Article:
I cannot say that anything fundamental changed. The only differences – which are important, althesame – are differences in style. The current government is more open to learn and to experiment and experience than the previous one.

5. Vo kolkava mera Kosovskata kriza ja narusi ekonomskata programa, i dali denes, otkoga vojnata zavri i se sozdadeni uslovi zagubite da se nadminat?

I am not aware of any long-term economic plan that was disrupted by Kosovo. What the current government is trying to do in the Committee headed by the Prime Minister and by Mr. Ante Markovic and in the committee headed by the minister of Development, Milijana Danevska, is to develop exactly such a plan. But until this very minutes, there is no master plan, a vision, according to which economic events are unfolding. It is all fighting fires and improvisation.
I am also uncertain about the losses suffered by Macedonia – if it does receive all the money pledged (but never delivered) to it by the West in donor conferences and in the framework of international financial organizations.
Overall, Kosovo has been a blessing in disguise to everyone involved, except Serbia. The world would have never invested 2-3 billion dollars in this region had there not been a war. Macedonia would have never become an associate member of the European Union had it not been for its contribution to the war effort of NATO. Albania was virtually resuscitated by this serendipitous turn of events.

6. Koe e Vaseto mislewe, koi se okolnostite ili eventualno pogresnite potezi sto ja dovedoa dr`avata vo vakva ekonomska kriza?

I commend this inexperienced government for its conduct during one of Macedonia’s most difficult hours. Its performance was nothing short of impressive.
The only grave mistake was to ignore the foreign media (a mistake which continues to this very day). Macedonia had a once in a lifetime chance to project a positive image and to disseminate positive information about itself all over the world. But the government was so traumatized and shell shocked that it refused to talk to the foreign media in any meaningful way and when it did – its representatives deteriorated to demagoguery and cheap xenophobia.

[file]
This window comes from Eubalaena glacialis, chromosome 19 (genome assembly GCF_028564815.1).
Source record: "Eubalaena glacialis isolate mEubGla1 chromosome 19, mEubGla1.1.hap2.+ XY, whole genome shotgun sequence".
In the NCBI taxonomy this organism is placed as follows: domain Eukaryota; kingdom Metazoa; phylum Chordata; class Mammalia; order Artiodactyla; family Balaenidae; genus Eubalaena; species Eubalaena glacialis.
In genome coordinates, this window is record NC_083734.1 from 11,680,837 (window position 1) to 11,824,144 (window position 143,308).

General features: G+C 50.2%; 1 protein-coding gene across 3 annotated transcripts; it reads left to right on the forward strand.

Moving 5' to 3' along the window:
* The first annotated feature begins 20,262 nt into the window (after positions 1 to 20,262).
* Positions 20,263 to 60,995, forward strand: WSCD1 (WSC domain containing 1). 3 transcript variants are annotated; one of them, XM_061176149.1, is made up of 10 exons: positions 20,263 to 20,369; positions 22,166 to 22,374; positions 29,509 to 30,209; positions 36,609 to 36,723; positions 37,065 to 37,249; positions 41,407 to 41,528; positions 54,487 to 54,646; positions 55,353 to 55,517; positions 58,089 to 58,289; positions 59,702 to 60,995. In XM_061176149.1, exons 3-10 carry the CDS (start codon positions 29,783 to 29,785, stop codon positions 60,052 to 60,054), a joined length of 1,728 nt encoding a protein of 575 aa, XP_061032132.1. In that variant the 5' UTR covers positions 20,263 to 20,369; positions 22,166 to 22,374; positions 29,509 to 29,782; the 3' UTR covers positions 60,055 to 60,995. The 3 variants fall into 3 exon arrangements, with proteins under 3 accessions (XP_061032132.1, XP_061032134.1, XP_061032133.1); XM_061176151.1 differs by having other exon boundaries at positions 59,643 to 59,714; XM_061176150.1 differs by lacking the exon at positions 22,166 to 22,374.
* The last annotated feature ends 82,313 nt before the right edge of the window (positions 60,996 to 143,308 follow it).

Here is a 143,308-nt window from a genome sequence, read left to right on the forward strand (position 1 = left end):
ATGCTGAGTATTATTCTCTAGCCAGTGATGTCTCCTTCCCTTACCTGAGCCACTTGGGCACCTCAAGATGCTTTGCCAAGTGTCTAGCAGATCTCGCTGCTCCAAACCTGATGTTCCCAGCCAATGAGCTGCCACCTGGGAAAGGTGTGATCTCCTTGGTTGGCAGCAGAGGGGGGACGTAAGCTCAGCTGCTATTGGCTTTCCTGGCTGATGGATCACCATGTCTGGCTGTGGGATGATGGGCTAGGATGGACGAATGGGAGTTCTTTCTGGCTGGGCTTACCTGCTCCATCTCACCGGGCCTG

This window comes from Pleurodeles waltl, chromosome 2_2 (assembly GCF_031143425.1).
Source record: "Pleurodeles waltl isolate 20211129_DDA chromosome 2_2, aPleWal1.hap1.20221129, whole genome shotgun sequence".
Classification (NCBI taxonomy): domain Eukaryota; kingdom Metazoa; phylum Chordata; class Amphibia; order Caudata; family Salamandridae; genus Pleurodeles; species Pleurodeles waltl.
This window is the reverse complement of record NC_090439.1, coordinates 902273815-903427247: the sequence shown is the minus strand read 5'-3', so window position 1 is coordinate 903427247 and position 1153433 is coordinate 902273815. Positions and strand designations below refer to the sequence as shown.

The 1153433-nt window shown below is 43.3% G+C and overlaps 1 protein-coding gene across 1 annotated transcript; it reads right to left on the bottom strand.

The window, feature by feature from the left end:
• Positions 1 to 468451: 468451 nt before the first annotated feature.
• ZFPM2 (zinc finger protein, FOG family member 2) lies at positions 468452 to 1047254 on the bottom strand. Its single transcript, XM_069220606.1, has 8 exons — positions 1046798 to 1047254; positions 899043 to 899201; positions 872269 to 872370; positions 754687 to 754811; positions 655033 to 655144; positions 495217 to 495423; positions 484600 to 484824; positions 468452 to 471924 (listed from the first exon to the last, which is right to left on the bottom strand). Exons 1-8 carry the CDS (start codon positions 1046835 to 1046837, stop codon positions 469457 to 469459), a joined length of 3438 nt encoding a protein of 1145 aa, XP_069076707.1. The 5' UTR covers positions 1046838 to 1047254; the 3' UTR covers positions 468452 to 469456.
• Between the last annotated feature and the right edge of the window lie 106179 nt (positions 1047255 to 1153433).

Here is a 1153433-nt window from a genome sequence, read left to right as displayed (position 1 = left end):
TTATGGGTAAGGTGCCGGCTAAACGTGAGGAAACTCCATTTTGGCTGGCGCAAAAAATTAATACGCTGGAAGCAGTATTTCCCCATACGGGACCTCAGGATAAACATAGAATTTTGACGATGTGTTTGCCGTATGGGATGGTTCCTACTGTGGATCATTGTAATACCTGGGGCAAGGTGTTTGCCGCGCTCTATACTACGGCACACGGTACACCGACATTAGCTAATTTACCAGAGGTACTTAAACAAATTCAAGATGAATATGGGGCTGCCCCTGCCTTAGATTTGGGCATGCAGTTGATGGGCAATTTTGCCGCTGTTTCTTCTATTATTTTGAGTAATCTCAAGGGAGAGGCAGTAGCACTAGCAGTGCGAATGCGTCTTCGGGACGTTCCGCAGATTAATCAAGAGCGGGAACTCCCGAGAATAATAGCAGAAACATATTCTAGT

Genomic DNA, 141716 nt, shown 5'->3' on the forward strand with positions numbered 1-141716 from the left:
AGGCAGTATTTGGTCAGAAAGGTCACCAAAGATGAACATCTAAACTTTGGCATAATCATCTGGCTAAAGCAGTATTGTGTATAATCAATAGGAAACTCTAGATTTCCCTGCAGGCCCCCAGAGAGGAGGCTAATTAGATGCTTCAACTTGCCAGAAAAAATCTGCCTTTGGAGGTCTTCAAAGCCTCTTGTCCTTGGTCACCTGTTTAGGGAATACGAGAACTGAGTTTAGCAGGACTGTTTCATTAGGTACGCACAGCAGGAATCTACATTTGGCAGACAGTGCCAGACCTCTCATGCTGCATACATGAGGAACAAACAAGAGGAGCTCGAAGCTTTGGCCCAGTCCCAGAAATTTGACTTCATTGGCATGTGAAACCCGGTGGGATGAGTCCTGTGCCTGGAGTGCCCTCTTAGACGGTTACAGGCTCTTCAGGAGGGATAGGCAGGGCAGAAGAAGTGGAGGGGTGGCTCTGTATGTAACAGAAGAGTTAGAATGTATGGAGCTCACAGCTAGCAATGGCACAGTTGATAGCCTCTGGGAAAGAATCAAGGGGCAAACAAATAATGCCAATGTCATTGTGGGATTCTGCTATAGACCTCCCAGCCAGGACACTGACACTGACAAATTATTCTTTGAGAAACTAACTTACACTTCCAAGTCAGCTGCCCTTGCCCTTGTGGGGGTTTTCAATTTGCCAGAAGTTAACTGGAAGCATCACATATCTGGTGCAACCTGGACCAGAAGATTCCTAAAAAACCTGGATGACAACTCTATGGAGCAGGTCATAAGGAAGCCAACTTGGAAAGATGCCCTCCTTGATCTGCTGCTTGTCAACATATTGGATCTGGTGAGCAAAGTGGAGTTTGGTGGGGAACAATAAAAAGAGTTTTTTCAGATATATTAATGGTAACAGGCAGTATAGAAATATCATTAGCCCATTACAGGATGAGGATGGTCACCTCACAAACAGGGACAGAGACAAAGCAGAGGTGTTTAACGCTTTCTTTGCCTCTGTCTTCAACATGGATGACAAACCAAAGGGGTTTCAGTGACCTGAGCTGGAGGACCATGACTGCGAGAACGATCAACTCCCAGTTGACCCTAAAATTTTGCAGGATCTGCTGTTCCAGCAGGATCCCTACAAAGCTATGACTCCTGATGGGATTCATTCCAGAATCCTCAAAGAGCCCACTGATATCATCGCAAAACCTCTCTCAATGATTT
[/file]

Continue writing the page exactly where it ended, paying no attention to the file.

It was an opportunity missed, worth hundreds of millions of dollars.

7. Kako Vie go gledate izlezot od ekonomskata kriza. Sto e ona sto prioritetno treba da se napravi?

The trust between citizens and the state has vanished. This is the most important priority. You cannot fight an economic war without an army (the people). People don’t trust the government, the state institutions, each other and themselves. There is a civil revolt going on – no one pays taxes and everyone is trying to steal as much as they can and to live at someone else’s expense. They introduce crime not only as a means for survival, not only in the form of drug escapism – but as a method to settle disputes and to get along in life.
Trust has to be re-established before any talk about reforms or development. This can be done by fighting corruption – with commitment, openly, mercilessly and indiscriminately. Concurrently, the institutions of Macedonia must be revamped: the courts and the banking system above all. Without functioning, non corrupt, professional courts, customs and police – no one will invest here. Without a reasonable, preferably foreign owned and foreign run banking system, the citizenry will not save and there will be no domestic savings to finance investments.